Why is Arthur Dent a good choice for the protagonist?
Arthur might not seem like the best protagonist—after all, he's rather bumbling, quotidian, and occasionally hapless. However, the fact that he isn't a genius or a hero and is more of an Everyman (albeit a lackluster one) makes his encounters with Vogons, planet-builders, babel fish, and improbability drives all the more amusing and relatable. Like it or not, most of us would have the same reactions and emotions as Arthur, and it's much more effective for Adams to denote how absurd and fascinating the Universe is if we see it through the eyes of Arthur.
What might Adams' message be about science in this novel?
The novel engages with the disciplines of astronomy, physics, biology, and more in its depiction of interstellar travel, Improbability Drives, time travel, wormholes, etc. Adams is comfortable with these scientific elements; however, in the way the events of the novel unfold, it is clear that he is suggesting we have so much more to learn. The Universe is infinite and therefore unknowable; the history of science is a history of humans figuring out that they were wrong about something. Adams encourages exploration, curiosity, and openness to admitting one has to radically readjust one's conclusions.
What's the symbolic import of the towel in the story?
A towel is seemingly an unimpressive, quotidian item that no one would think would be useful in traversing the galaxy. However, in classic Adams fashion, he gets us to rethink what we know about science fiction and, perhaps more so, enjoys pulling out the rug from underneath readers just for fun. A towel is supposed to be both useful and indicative of something more important: that the traveler knows what they're doing. This latter fact calls attention to the arbitrary value we place on certain items and how we elevate such items in collective esteem.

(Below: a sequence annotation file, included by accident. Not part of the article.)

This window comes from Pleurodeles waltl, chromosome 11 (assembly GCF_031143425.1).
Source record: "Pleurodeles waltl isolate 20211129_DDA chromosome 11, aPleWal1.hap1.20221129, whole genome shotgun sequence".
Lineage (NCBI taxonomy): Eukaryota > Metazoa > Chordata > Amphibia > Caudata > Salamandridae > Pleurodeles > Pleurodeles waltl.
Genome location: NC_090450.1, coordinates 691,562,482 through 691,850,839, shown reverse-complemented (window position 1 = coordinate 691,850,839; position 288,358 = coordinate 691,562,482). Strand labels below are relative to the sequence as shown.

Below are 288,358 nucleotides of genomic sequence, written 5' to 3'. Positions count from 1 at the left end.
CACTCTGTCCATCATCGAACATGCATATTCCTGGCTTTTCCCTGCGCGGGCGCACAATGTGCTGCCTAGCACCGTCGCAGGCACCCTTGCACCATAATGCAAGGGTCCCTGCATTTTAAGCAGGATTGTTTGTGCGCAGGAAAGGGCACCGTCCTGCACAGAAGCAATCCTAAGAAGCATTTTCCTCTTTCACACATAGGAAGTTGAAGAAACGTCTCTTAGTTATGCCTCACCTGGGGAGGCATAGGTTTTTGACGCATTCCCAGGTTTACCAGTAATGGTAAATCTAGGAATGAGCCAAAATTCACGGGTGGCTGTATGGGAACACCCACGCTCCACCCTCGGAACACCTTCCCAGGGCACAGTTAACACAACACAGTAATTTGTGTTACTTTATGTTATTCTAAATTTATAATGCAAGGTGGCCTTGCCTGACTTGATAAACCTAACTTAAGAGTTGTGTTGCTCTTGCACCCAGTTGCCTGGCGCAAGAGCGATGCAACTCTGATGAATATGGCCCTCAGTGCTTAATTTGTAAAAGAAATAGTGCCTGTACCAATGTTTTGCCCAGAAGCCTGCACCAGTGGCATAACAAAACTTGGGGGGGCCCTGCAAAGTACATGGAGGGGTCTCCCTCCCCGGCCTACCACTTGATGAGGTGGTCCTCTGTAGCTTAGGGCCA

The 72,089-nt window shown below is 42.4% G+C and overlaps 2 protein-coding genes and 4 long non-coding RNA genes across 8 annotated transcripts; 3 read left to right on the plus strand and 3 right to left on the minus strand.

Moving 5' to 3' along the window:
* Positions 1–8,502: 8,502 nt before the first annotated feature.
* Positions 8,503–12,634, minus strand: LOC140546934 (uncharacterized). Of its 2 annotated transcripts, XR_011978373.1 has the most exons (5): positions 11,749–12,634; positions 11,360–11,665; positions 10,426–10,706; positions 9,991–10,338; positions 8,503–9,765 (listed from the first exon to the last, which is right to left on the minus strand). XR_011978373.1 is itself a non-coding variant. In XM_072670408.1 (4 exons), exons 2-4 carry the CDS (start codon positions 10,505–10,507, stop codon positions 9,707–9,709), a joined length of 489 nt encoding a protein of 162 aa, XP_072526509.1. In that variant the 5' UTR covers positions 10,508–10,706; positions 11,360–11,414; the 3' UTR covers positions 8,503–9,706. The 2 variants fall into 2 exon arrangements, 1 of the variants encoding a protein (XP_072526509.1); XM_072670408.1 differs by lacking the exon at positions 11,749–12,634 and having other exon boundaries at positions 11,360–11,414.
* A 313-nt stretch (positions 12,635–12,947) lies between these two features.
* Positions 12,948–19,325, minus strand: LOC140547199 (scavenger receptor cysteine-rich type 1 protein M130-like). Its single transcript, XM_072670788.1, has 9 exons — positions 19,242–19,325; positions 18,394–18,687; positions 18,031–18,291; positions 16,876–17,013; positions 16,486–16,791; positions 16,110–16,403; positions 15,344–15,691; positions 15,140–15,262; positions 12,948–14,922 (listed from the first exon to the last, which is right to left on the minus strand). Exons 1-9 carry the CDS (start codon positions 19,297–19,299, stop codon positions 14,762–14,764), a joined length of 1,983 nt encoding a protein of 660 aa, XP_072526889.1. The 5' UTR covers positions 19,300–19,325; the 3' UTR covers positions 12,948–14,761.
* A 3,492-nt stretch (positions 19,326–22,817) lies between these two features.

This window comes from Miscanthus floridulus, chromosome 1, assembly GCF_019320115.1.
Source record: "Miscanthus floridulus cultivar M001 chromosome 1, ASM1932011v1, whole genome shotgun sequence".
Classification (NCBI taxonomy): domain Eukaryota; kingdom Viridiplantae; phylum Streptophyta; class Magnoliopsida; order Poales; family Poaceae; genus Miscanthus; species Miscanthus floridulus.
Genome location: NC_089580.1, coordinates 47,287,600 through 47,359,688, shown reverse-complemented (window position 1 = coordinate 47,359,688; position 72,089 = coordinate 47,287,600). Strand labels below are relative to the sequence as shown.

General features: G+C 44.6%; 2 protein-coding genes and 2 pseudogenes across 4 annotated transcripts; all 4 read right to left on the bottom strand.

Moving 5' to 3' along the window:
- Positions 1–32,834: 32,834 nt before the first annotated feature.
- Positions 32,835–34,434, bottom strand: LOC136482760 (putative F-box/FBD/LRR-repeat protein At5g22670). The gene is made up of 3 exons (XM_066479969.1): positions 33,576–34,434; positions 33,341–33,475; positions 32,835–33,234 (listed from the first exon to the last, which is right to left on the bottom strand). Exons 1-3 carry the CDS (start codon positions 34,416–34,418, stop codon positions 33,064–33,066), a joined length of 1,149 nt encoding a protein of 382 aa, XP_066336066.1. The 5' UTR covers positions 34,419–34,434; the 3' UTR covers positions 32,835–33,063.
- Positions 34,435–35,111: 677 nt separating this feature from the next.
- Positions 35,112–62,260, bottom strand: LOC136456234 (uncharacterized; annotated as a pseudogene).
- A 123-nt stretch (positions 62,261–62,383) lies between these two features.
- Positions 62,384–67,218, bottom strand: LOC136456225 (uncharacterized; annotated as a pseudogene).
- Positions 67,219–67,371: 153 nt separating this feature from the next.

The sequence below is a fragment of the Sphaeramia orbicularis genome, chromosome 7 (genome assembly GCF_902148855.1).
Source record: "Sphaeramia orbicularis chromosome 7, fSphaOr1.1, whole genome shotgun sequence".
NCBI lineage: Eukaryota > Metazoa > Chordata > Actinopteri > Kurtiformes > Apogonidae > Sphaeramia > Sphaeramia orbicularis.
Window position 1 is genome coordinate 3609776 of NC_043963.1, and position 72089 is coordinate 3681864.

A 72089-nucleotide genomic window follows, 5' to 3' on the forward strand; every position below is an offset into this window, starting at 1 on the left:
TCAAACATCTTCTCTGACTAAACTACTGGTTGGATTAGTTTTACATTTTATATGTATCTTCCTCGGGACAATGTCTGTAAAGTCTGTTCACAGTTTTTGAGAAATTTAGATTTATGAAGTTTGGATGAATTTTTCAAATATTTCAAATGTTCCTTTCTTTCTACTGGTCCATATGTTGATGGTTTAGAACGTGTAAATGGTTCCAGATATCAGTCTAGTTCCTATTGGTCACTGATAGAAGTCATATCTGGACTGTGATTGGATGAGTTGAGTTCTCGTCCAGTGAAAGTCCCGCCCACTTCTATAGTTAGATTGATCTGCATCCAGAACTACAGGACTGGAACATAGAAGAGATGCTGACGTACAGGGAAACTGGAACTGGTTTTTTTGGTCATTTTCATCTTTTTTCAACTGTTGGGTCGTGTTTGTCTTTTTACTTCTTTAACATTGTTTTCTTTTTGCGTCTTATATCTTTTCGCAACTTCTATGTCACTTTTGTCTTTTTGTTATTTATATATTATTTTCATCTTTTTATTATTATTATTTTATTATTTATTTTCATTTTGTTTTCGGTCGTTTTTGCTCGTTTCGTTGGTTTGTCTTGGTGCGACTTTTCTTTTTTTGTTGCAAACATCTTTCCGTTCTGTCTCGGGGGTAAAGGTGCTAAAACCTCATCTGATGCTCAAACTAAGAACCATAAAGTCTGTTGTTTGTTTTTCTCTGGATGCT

What is the significance of Trillian as a character in the story?
Trillian initially seems like she is a classic female science fiction character: she is there as a love interest for the male hero. Indeed, she was introduced as a woman whom Arthur and Zaphod both pursued at a party. Despite this, Trillian is only somewhat interested in Zaphod and never develops any relationship with Arthur. She remains inscrutable in many respects, saying she chose to join Zaphod because her degrees on Earth weren't helping her get anywhere. We never learn anything else about her backstory or her motivations. She is cool-headed, logical, rational, and thoughtful, and she is largely on the fringes of Zaphod and Arthur's actions.
How has the radio show/novel been influential in the decades following their airing/publication?
Many of the lines and plot elements of the work entrenched themselves in popular culture. Many people know exactly what "42," Deep Thought, the importance of towels, the Babelfish, and more are. References to his work show up in pop culture icons such as "The Big Bang Theory," "Doctor Who," and "X-Files." The fusing of science fiction, fantasy, and humor are present in works such as Star Wars and Neil Gaiman and Terry Pratchett's Good Omens. And, of course, the Guide itself pretty much comes to life in the iPad and Wikipedia.